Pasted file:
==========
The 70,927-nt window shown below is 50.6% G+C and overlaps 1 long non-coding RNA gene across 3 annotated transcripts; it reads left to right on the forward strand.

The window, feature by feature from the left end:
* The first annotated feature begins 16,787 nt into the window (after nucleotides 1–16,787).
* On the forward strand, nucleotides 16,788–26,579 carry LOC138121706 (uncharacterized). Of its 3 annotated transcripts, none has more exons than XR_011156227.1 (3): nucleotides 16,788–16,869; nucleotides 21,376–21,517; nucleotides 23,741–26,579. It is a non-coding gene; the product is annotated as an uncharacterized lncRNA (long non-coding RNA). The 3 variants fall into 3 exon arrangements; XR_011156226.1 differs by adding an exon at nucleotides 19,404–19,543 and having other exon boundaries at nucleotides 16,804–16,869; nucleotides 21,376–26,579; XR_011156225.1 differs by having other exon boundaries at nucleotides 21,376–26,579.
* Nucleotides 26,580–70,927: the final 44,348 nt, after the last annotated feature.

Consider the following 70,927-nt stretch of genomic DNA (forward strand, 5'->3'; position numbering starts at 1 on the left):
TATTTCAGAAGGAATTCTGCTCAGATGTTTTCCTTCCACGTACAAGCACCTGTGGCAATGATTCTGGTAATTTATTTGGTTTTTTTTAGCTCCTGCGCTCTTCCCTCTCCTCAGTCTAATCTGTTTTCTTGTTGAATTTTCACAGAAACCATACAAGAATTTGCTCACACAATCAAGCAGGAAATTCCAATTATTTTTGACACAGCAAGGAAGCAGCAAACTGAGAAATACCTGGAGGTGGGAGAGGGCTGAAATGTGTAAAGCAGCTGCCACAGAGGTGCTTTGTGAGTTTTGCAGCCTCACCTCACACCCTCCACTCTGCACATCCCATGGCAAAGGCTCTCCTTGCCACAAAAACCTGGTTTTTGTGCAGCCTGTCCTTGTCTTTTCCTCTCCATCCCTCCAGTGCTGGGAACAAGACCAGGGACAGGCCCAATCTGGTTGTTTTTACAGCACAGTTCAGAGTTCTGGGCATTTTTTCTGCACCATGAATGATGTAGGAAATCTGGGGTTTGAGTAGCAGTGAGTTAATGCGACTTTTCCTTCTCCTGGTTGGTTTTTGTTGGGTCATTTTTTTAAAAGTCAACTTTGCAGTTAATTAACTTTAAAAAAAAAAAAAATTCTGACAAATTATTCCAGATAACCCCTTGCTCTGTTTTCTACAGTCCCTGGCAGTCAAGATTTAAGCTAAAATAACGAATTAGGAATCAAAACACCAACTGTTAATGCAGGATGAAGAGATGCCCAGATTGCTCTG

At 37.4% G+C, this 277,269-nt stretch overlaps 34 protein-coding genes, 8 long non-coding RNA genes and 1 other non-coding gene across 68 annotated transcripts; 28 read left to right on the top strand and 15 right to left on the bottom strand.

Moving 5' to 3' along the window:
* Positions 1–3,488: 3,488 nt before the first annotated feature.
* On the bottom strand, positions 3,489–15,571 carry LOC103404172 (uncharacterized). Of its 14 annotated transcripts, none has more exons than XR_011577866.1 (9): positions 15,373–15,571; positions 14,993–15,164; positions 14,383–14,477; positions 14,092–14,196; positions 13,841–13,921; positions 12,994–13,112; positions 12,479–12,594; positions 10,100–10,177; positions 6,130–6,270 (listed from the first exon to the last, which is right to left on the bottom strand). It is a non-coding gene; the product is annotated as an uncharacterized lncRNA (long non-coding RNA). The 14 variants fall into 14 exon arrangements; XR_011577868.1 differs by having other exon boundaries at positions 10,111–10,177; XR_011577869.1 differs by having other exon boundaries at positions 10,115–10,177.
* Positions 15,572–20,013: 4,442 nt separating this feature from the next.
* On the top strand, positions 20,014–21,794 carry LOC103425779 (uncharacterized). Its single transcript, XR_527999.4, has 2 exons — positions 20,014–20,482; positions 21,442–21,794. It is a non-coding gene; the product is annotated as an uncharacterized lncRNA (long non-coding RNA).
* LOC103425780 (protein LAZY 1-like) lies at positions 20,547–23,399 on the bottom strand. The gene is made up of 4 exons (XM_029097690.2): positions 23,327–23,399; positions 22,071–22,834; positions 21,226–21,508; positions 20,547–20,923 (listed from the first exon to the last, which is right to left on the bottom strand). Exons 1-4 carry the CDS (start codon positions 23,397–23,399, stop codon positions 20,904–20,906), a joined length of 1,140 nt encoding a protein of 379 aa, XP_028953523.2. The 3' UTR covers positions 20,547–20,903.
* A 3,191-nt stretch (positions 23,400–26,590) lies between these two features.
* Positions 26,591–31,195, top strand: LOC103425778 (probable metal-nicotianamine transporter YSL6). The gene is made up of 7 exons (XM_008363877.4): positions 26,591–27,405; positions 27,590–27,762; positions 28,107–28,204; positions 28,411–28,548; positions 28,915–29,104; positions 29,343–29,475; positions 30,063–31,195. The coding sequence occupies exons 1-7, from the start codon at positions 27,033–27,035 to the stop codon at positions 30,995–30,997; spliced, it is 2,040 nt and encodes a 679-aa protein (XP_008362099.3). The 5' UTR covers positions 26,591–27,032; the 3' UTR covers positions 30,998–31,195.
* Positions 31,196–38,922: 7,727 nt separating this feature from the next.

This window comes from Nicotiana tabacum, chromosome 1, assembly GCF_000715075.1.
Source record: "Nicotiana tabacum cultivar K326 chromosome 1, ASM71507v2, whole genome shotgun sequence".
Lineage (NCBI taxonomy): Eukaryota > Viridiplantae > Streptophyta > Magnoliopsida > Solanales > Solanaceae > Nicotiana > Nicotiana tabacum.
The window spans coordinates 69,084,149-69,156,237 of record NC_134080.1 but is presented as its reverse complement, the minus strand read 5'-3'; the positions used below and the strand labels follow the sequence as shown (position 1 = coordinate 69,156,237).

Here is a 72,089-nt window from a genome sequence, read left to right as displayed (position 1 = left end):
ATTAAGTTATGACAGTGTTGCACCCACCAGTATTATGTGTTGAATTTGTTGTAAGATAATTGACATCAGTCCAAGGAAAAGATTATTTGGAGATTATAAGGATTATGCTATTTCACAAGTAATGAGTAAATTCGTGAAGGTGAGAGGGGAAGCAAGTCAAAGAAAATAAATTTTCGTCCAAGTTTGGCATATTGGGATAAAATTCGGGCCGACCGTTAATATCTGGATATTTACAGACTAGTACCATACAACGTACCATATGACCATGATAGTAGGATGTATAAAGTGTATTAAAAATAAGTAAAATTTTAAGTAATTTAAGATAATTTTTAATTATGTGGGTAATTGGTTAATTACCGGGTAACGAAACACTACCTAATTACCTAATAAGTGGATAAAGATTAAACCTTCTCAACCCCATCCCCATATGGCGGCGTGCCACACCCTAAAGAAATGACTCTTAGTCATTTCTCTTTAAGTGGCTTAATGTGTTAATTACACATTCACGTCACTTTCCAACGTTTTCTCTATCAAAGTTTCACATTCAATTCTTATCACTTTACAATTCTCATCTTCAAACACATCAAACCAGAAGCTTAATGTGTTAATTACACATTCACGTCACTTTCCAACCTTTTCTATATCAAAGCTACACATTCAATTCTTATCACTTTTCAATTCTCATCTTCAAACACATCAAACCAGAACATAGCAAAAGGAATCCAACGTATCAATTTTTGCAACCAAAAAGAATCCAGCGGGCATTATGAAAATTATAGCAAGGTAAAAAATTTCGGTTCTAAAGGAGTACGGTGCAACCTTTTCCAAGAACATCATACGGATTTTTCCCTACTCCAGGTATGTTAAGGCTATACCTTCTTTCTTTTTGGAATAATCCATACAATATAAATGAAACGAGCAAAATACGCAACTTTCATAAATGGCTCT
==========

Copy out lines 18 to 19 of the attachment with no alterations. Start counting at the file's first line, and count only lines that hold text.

This window comes from Nicotiana tabacum, chromosome 1, assembly GCF_000715075.1.
Source record: "Nicotiana tabacum cultivar K326 chromosome 1, ASM71507v2, whole genome shotgun sequence".